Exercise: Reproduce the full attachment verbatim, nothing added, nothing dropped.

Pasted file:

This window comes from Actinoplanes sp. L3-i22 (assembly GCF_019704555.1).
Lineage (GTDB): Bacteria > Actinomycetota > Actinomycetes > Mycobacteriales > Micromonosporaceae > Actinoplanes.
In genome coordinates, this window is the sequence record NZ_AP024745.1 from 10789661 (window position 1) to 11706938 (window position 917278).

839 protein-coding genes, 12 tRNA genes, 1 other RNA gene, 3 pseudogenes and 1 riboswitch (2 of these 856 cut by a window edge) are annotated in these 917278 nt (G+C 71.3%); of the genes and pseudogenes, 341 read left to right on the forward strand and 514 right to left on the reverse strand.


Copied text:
This window comes from Actinoplanes sp. L3-i22 (assembly GCF_019704555.1).
Lineage (GTDB): Bacteria > Actinomycetota > Actinomycetes > Mycobacteriales > Micromonosporaceae > Actinoplanes.
In genome coordinates, this window is the sequence record NZ_AP024745.1 from 10789661 (window position 1) to 11706938 (window position 917278).

839 protein-coding genes, 12 tRNA genes, 1 other RNA gene, 3 pseudogenes and 1 riboswitch (2 of these 856 cut by a window edge) are annotated in these 917278 nt (G+C 71.3%); of the genes and pseudogenes, 341 read left to right on the forward strand and 514 right to left on the reverse strand.